February 29th, 2016
Time Played: 8 Hours
Last Played: 2/12/2016
Armello: Haphazard Regicide
Ever wanted to kill a king? No? Oh… Well, ugh, this is significantly more awkward, isn’t’ it? I guess– er, you know, forget I said anything.
So…Do you like anthropomorphic animals? Yes? Cool! Well… Remember that murder thing I mentioned…?
Armello is a pretty rad indie game that simulates a stellar board game experience. One that mixes elements from Table-Top, Pen and Paper RPGs, and a bit of MtG to make for a very unique experience. Armello is pretty simple to play once you get the hang of the game’s systems. But it’s fairly complex to explain… Despite a bit of a learning curve, this game is definitely worth the initial hump of “What the hell am I doing?”.
Before we get into the nitty gritty, the main goal of Armello is to become the new Monarch. The current King has been stricken with an evil disease called ‘The Rot’. And as you would expect, he’s not doing so hot. Every night his condition worsens, and every day he inches closer to death. The Rot also affects his mind, sending him into madness. I feel bad for the guy.
Now, how does this relate to the player? Well, every win condition involves usurping him, either by waiting for him to die and taking his place. Or taking the throne through force. Heck, even the condition that involves purifying the King of his Rot kills him. So you need to get comfortable with the idea of regicide. Despite it’s appearance, Armello is a pretty dark and rough game.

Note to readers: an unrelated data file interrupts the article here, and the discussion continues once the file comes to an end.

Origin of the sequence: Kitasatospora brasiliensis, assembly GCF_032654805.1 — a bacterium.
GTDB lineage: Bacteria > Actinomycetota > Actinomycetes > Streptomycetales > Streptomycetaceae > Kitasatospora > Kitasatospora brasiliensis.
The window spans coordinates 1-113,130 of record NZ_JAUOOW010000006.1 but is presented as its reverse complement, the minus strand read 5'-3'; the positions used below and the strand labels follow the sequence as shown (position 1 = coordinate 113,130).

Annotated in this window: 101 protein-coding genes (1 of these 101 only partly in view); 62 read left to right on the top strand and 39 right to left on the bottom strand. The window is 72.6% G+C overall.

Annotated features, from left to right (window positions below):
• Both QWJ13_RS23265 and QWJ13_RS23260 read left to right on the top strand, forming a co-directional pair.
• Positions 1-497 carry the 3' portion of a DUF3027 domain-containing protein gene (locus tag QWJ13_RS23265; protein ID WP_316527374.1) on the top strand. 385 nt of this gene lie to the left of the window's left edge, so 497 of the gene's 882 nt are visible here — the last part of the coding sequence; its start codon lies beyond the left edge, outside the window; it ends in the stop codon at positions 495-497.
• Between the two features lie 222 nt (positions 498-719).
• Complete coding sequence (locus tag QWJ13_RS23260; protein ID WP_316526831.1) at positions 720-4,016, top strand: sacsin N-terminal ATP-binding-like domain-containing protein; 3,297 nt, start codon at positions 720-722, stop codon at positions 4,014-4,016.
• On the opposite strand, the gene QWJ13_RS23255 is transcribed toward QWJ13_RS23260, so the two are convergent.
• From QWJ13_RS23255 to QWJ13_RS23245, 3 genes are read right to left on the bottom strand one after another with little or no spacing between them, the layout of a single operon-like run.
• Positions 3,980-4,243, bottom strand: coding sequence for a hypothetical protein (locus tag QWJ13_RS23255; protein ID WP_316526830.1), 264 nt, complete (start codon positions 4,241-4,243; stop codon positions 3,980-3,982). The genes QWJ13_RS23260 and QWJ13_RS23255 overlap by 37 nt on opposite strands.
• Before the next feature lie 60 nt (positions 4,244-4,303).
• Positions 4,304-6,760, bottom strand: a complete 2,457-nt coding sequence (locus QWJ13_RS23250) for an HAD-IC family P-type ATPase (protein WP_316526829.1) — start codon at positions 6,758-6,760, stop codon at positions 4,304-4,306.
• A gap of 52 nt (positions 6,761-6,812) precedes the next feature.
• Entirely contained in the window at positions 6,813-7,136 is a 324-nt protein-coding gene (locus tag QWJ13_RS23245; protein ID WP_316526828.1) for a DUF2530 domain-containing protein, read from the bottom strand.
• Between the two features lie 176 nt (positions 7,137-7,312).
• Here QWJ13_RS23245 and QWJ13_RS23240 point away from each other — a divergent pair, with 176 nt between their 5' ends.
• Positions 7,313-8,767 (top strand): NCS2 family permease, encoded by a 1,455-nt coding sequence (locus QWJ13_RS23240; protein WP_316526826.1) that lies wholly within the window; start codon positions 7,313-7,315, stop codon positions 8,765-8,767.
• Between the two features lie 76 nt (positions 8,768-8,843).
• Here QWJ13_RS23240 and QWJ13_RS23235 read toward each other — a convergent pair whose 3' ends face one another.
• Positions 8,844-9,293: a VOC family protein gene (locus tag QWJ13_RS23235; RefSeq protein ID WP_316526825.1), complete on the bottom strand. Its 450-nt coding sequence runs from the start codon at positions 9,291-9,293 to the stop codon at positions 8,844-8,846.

The death of the King is the impetus, and the final goal, of your actions. Almost everything you do will revolve around this end goal. But the King is more of a passive piece on the board. He looms over the game, and carries out evil machinations, but never poses an immediate threat. What you have to look out for is the three other people all actively scheming, and advancing their own plots. You’ll be put in situations very regularly that involve you prolonging the King’s life in order to ensure you’re the one to end it. The enemy of my enemy and all that.
There are a lot of moving pieces in Armello. Four players all working towards a similar goal. With alliances and rivalries beginning and ending on a turn by turn bases. What might appear like help from another player is really just them protecting themselves. I’ll help you this turn to back stab you next turn.
Everything might be going exceptionally well on turn three, but by turn four the entire board state has changed and you must re-assess. It pays to think ahead, and have a plan, but it is invaluable to be able to adapt. There were many occasions where I was one turn away from winning, only to have it slip away from me when the AI pulled a total dark horse victory out of thin air.
How is this possible? Well, every player has a wide array of abilities that can, when used creatively, be applied to completely ruin another player’s day. There are pieces of equipment that increase your prowess in battle– making it easier to kill the King… or anything else. There are magic spells that give nasty status effects, such as: ending your turn prematurely, move you across the board, or possibly even killing you. And my personal favorite, traps. These can be anything from poison, killing companions, stealing their cards or gold, negating their equipment.. the list goes on. If you think through your actions, and use everything at your disposal, you can send someone in the lead into last place with one turn.